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Tucker County invests in a growing renaissance

July 28, 2012
By Joe Hoover Staff Writer , The Inter-Mountain

Tucker County has a burgeoning art scene, and many of the county's residents, businesses and community leaders are striving to support it both by encouraging creativity and diversity and by fostering sustainable economic stability.

Bruce Wilson, co-owner of the West Virginia Highlands Gallery, a nonprofit based in Tucker County that supports local art and artists, said the area increasingly is becoming a destination for art lovers, and the scene grows every year.

A major contributing factor to this growth is the considerable work local businesses and community members dedicate to developing and promoting the arts in the county.

Article Photos

The Inter-Mountain photo by Joe Hoover
Anne Jones, executive director of the Tucker County Development Authority, sits in front of her office at The Cottrill Opera House in Thomas. Jones, who previously resided in Washington D.C., New York City and London, England, fell in love with Tucker County after her first visit.

Tucker's annual art festival, ArtSpring, which started in 2011 and runs through Memorial Day weekend, increased local galleries weekend earnings by 85 to 100 percent the first time the festival took place, Wilson said.

This year, the festival was even larger and local businesses saw similar success.

Wilson also said there are a number of other seasonal events that feature the arts and culture, like the Alpine Festival 4th of July Symphony performance and the Leaf Peepers festival.

These events do not just benefit the arts, Wilson added.

"While they certainly increase expenditure on the arts, they also add to the income of the realty and food industries as well as other businesses," he said.

Also, these cross-industry benefits are amplified by business leaders being willing to work together.

Anne Jones, executive director of the Tucker County Development Authority, said one of the primary characteristics of businesses in Tucker County is the ability to collaborate.

"In Tucker, success comes from working together, not pitting one business against another. We are successful when we work together," Jones said. "I have heard people in a lot of different communities talk about this, but it is not always put into practice. Events like ArtSpring give people a chance to actually work together."

Rebecca Wudarski, a barrista the TipTop coffee shop in Thomas and an accomplished musician, said this kind collaboration is essential for artists and anyone trying to run a successful business in an area like Tucker County.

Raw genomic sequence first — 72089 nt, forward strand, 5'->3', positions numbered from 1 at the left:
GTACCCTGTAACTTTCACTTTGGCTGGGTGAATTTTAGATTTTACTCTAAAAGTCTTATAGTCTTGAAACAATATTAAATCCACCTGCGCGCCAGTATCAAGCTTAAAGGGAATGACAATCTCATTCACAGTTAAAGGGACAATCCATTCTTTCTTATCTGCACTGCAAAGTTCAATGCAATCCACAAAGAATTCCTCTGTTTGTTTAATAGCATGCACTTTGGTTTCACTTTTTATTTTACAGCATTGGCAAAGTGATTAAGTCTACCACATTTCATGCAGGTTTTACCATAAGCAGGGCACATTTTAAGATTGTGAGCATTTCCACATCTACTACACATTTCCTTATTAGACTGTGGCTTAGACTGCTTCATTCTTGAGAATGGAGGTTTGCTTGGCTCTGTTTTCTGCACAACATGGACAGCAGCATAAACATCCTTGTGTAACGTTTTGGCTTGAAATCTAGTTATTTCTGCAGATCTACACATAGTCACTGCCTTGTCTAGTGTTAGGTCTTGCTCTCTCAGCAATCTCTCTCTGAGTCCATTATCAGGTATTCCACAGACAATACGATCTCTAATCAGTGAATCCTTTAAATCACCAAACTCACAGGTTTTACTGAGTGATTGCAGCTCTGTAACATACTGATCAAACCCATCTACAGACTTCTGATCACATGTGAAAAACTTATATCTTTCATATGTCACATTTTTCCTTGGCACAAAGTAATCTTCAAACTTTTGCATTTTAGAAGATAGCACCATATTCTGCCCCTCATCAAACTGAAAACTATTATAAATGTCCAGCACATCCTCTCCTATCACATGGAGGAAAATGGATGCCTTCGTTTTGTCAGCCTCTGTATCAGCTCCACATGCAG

"We are kind of isolated here, with the mountains and the relative distance from large populations, so we really have to cooperate in order for our community to thrive," Wudarski said. "This is why, when you walk into a business here, you are more likely than not going to be told about other businesses in the area."

Jones said one of the outcomes of this kind of cooperation is a new kind of event- and entertainment-based tourism.

"Events like ArtSpring change the nature of tourism. We create the event, we create the atmosphere, and it draws people here," she said.

Wudarski said many of the people she's met who have been drawn to Tucker County came expecting to encounter a certain culture and experience.

"We have a lot of really interesting people here. Artists and musicians from all over the country - New York and D.C. and San Francisco - have chosen Tucker County as their home and, consequently, it's a really interesting place," she said.

In a sense, it seems like many of Tucker County's residents are dealing with community and cultural development as an art in and of itself. The identity of Tucker County is something its residents cherish and nurture - something they create.

Wudarski said there is a very specific and cool kind of person who is typically drawn to the area.

"They appreciate our community for exactly what it is, and they want to be a part of it," she said.

While Wudarski said she sometimes worries about the potential for growth and popularity to erode cultural diversity and vitality, she said she is confident Tucker County will be able to preserve the qualities that its residents value so highly.

With the upcoming completion of Corridor H, Tucker County is likely going to see a lot of changes in the near future.

"We have something of a perfect storm looming on the horizon," Jones said. "Corridor H will make our area a lot more accessible. With the election, a lot of people will be changing jobs and looking for places where they can relocate. And, hopefully the economy will start picking up. I think if we do things right, and continue having events like ArtSpring, we'll see a lot of good things begin to happen in our county."

 
 

 

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